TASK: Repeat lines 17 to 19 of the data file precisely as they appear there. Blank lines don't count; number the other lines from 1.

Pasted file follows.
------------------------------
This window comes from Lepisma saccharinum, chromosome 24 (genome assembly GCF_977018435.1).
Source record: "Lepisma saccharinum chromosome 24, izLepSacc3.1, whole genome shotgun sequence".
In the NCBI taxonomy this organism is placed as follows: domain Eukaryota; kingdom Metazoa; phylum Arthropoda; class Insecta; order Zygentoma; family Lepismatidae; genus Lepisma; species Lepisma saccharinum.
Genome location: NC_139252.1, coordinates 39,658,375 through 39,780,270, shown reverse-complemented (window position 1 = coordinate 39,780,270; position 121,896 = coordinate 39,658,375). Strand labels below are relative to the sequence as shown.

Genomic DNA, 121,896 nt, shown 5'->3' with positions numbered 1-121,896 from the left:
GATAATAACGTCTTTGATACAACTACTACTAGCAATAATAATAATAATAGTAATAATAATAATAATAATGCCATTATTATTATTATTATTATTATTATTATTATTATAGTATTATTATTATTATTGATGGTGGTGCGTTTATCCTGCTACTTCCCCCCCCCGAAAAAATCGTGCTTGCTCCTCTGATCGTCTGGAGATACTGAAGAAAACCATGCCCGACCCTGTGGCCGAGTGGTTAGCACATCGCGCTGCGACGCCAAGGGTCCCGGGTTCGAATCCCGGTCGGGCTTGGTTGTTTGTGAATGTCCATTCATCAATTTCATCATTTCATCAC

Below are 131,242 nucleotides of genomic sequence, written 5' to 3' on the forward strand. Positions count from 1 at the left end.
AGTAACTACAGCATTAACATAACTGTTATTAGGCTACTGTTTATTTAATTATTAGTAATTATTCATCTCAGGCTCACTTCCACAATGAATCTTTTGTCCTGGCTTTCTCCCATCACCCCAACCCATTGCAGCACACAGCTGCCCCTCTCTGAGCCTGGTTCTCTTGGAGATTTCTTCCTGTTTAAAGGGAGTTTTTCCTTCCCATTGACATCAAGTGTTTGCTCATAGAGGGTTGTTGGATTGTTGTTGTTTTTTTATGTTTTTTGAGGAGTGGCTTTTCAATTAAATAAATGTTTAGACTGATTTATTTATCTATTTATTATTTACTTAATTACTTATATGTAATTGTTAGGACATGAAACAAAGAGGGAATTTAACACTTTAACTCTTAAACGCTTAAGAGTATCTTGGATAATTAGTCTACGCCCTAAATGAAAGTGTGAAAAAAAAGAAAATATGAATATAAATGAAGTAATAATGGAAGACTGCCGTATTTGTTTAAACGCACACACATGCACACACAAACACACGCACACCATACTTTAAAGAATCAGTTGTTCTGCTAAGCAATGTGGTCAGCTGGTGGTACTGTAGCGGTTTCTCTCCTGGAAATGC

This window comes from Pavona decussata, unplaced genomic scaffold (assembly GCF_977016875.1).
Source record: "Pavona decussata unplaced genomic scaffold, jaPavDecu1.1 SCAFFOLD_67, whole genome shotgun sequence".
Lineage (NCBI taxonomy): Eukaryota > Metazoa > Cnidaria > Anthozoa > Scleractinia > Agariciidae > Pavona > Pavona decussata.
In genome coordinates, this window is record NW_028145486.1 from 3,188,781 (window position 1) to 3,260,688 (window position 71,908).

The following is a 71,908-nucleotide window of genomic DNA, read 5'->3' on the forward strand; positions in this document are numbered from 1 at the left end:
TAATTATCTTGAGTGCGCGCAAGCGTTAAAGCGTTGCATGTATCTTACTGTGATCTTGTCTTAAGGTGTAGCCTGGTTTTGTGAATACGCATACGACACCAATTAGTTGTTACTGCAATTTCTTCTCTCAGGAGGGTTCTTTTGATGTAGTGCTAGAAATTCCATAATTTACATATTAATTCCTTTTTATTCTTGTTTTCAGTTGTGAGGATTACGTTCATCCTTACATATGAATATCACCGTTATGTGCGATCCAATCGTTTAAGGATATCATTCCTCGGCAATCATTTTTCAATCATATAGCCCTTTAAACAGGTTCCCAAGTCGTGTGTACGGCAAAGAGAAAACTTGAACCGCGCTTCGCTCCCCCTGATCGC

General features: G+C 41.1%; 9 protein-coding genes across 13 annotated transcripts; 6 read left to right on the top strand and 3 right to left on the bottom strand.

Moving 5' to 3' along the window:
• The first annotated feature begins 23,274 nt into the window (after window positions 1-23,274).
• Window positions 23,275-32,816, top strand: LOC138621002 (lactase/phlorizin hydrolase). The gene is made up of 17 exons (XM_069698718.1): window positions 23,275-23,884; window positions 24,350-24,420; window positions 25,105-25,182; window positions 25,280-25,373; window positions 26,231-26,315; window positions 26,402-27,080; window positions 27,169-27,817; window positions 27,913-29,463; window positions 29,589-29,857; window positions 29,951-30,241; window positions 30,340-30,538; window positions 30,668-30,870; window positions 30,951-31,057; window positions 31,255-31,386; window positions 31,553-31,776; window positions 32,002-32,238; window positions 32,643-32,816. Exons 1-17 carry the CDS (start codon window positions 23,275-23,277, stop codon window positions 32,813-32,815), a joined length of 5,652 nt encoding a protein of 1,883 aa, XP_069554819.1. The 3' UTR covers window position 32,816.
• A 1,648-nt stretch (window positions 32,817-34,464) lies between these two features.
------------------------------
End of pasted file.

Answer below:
• The first annotated feature begins 23,274 nt into the window (after window positions 1-23,274).
• Window positions 23,275-32,816, top strand: LOC138621002 (lactase/phlorizin hydrolase). The gene is made up of 17 exons (XM_069698718.1): window positions 23,275-23,884; window positions 24,350-24,420; window positions 25,105-25,182; window positions 25,280-25,373; window positions 26,231-26,315; window positions 26,402-27,080; window positions 27,169-27,817; window positions 27,913-29,463; window positions 29,589-29,857; window positions 29,951-30,241; window positions 30,340-30,538; window positions 30,668-30,870; window positions 30,951-31,057; window positions 31,255-31,386; window positions 31,553-31,776; window positions 32,002-32,238; window positions 32,643-32,816. Exons 1-17 carry the CDS (start codon window positions 23,275-23,277, stop codon window positions 32,813-32,815), a joined length of 5,652 nt encoding a protein of 1,883 aa, XP_069554819.1. The 3' UTR covers window position 32,816.
• A 1,648-nt stretch (window positions 32,817-34,464) lies between these two features.